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Author Topic: what is the mileage difference between a 4 speed man. and a auto. transmission  (Read 2748 times)
4905 doc
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« Reply #15 on: January 28, 2008, 02:00:17 PM »

I'm with Beatenbo. My 4905 fully converted pulling a 20' enclosed trailer w/camaro conv., motorcycle, and electric scooters always averaged 7mpg. Oh and thanks to Fred Hobe for one super strong trailer hitch.
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buswarrior
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'75 MC8 8V71 HT740




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« Reply #16 on: January 28, 2008, 08:35:43 PM »

And lets not forget frontal area...

Larger the brick you are trying to punch through the air, the more energy required.

Just drive what you have, and be wise about how hard you push the throttle, and the cruise speed you choose.

You'll not get a return on the investment for a tranny swap.

happy coaching!
buswarrior
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Frozen North, Greater Toronto Area
mike davis
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« Reply #17 on: January 28, 2008, 09:41:19 PM »

Hi Mike,

The 8V71 was first put into buses in 1961 (GM PD4106)  The fuel hit was probably worth the extra power.  As good an engine as the 6-71 was and even the 6V71, they are both underpowered in some circumstances.  Are you still considering the 4905 or have you moved on?


-- Seaton

seaton

  I'm still checking the 4905 Went over and started it today I have not found any better yet


                            mike
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RJ
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« Reply #18 on: January 29, 2008, 09:16:53 AM »

Mike -

Here are some numbers for you to roll around in your head awhile concerning GMC V-drive powertrains:


All Models -

Bevel gear ratio in the 4-spd manual gearbox is 0.808:1 for all 8V71-powered units, starting with the 1961 PD4106.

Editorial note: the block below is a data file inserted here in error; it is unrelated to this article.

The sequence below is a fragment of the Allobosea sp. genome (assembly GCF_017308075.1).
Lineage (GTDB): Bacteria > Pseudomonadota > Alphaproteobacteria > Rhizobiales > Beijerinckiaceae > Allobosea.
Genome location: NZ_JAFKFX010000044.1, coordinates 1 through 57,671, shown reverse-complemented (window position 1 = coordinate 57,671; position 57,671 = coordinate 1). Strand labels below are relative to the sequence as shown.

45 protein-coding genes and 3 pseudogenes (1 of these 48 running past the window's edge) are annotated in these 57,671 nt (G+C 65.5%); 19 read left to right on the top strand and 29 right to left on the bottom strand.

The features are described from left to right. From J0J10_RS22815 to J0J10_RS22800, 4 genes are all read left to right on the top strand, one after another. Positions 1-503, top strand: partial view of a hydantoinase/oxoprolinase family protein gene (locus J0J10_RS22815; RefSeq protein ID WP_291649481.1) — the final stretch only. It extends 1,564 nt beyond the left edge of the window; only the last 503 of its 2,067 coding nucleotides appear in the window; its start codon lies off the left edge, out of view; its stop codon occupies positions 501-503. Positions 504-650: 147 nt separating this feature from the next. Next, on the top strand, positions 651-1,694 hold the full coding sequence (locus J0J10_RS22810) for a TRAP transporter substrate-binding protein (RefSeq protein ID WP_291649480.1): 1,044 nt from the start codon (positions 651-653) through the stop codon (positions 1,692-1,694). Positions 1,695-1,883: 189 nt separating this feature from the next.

Bevel gear ratio in the V-730 is 0.87:1

Bevel gear ratio in the 6-71-powered models was 1:1, such as your old TDM.


35-foot Coaches -

All the Parlors in this size used a 4.125:1 rear axle.  They were basically geared to run 60 mph @ 1650 rpm using tires that turn 495 revs/mile with the manual gearbox.

The overall final drive ratio with the OEM powertrain is figured as follows:  4th gear x rear axle ratio x bevel gear ratio = final drive ratio.  Plugging in the numbers gives you:

([1:1] x [4.125:1] x [0.808:1]) = 3.333:1

If you install a V-730, you get:

([1:1] x [4.125:1] x [0.87:1]) = 3.588:1


40-foot Coaches -

This size Parlor used a 4.375:1 rear axle ratio.  This works out to about 100 rpm higher at any given road speed than the 35-foot models.  Makes sense - the 40-footer's heavier. 

Plugging the numbers into the above formula gives you a final drive of 3.535:1 for the stick shift, and 3.806:1 for the V-730.


Real World Mileage -

After 25+ years in the bus industy, IBME that most stick-shift, 8V71-powered 35-foot GMs get 8-9 mpg overall.  Some owners, running in the flat mid-west and keeping the speed down to around 60, have reported 10, but that's rare.  V-730-equipped models return 1 - 1.5 mpg less. 

Most 40-foot stick GMs get 7-8 mpg, and again, the V-730s about 1 - 1.5 mpg less.

It really does depend on the routing, winds, weight of right shoe, highway vs city, overall weight of coach, etc.

Because of the limited amount of powertrain options for a V-drive GMC, about the only way to improve mileage (besides parking it and never driving) is to install 24.5" wheels with the tallest 11R24.5 tires you can find.  Bridgestone, for example, makes a drive tire that turns 470 revs/mile.  This tire will just about bring a V-730-equipped coach back to similar mileage as a stick-shift unit.

The heavier 40-foot MCIs will return 1 - 1.5 mpg less on average than a comparable GMC.  Simple physics.

Where a bus really shines compared to a stick 'n staple is in range.  A PD4106 with the OEM stick shift powertrain, for example, will go over 1,000 miles on a tank of fuel, and still leave you enough to find a truck stop.  So will the 4905, for that matter, but the reserve margin's a little tighter.